Yad Sarah Volunteer Driver Evacuated Dozens with Disabilities Revs On

‘It’s The Most Important Thing I Can Do Now,’ says Eliyahu Martziano of his volunteerism

Yad Sarah volunteer driver Eliyahu (Eli) Marziano single-handedly evacuated dozens of individuals from the southern Israeli communities near the Gaza border in the initial days of war.

During those dark days, Eli transversed roads with incessant rocket fire overhead in his wheelchair-accessible van to reach elderly people, those with disabilities, and their families, who all desperately needed a way out of the ongoing danger. Despite the potential risk to himself, he remained a dedicated part of Yad Sarah’s nechonit unit, just as he has for years.

“In such a situation, you don’t think about the danger, but about accomplishing the mission,” he says.

Eli, who was born in Morocco and made aliyah in 1967, first encountered Yad Sarah more than 15 years ago, when his sister who lives in France suggested he use the nechonit service to ensure that his wheelchair-bound mother could attend his daughter’s wedding.

“I wasn’t sure she would be able to attend, but Yad Sarah sent a driver so she could be there,” he recalls.

Two days after the wedding, Eli walked into the Yad Sarah branch in Ashkelon and volunteered to become a nechonit driver. A few days of training later and he was on the road. Each day after finishing his workday as a high school principal and physics teacher, he would drive people with disabilities all over the country for appointments, events, outings and family visits.

“Since the war started, the driving has become an even bigger part of my life, it’s the most important thing I can do now,” he says.

On Oct. 8, the day after the Hamas attack began, Eli, who lives in Yad Binyamin, became the main responder for urgent calls in the South, responding to requests 24 hours a day, 7 days a week, often driving frightened passengers under rocket fire.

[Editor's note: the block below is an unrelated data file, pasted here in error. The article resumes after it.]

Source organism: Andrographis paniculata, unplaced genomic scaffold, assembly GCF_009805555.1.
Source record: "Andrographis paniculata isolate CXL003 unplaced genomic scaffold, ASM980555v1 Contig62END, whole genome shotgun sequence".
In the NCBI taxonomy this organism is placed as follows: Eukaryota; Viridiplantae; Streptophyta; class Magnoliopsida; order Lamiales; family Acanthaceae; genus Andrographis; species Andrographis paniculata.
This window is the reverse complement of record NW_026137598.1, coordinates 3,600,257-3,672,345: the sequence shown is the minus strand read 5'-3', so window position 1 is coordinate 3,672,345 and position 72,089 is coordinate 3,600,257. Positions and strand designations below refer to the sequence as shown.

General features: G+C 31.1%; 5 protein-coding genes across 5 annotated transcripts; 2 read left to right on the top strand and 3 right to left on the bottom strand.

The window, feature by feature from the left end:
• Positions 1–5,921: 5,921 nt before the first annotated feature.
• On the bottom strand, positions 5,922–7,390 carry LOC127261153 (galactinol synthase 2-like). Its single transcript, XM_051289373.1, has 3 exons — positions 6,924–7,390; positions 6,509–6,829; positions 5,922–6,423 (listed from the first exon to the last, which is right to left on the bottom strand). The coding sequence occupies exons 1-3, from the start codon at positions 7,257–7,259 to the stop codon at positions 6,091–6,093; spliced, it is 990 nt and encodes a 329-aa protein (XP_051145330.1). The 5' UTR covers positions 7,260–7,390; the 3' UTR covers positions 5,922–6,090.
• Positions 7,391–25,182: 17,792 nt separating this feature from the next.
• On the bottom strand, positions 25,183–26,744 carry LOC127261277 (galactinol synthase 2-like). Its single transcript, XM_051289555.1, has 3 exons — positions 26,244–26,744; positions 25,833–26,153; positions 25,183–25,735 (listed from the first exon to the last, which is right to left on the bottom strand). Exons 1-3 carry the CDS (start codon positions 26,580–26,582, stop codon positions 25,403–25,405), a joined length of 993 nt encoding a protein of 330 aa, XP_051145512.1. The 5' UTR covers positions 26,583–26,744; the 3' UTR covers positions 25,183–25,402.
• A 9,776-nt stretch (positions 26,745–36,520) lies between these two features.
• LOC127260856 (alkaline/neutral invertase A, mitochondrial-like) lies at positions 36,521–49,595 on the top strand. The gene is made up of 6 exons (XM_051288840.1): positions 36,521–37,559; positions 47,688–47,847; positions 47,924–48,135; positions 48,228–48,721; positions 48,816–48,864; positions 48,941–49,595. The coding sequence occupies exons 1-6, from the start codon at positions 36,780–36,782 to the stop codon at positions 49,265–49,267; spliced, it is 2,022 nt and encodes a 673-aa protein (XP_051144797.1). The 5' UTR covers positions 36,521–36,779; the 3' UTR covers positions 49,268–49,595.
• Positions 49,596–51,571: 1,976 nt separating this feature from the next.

Even months into the war, rocket attacks continued on a nearly daily basis across many parts of Israel. The protocol for a nechonit during rocket sirens is to stop the van somewhere safe and for all mobile people to get out of the car and lie down on the street. Unfortunately, those who use wheelchairs must stay in the vehicle since it is impossible to get them out in such a short amount of time.

He recalls one incident during the war when a siren sounded as he was transporting a particularly anxious teenage girl in a reclining wheelchair along with her mother from their home in Ashdod to a medical appointment. They stopped the van on the side of the road, but rather than getting out and lying down on the street for more protection, Eli stayed inside the van alongside the frightened girl and her mother.

“I couldn’t get out and leave them,” he says.

The mother hugged the girl while Eli prayed silently for their safety. The siren passed, and they continued on their journey.

On another drive, he evacuated a woman who had recently given birth along with her family. Eli’s Yad Sarah-issued van provided her with a semblance of physical comfort amid the distressing experience of rushing out of their home with a newborn. It also allowed for more space than a private car to quickly stash their belongings and baby supplies.

While providing accessible transportation to save and enhance the lives of humans is his main focus, Eli’s services have also been instrumental in protecting the livelihood of war victims whose workplaces were unattainable due to their location in active combat zones.

In one instance, he loaded his van full of plants to help the evacuated community from hard-hit Netiv Haasara relocate their flower nursery. He took them from the Gaza border to a greenhouse near his town, where they were tended to and sold, the profits returning to the owners.

Constantly adapting to where his driving is needed most, Eli has recently attended to the uptick in demand for transportation of people and equipment between hospitals around the Center of the country. This is part of Yad Sarah’s critical role in filling the gaps in the healthcare system to free up hospital beds and support the home rehabilitation for the unprecedented, and growing, number of wounded soldiers and civilians.

Eli says he treasures his ability to help people, and the friends he has made along the way, especially with fellow volunteer drivers.

“I have really seen that when it comes to volunteering with Yad Sarah that you truly receive more than you give,” he says.


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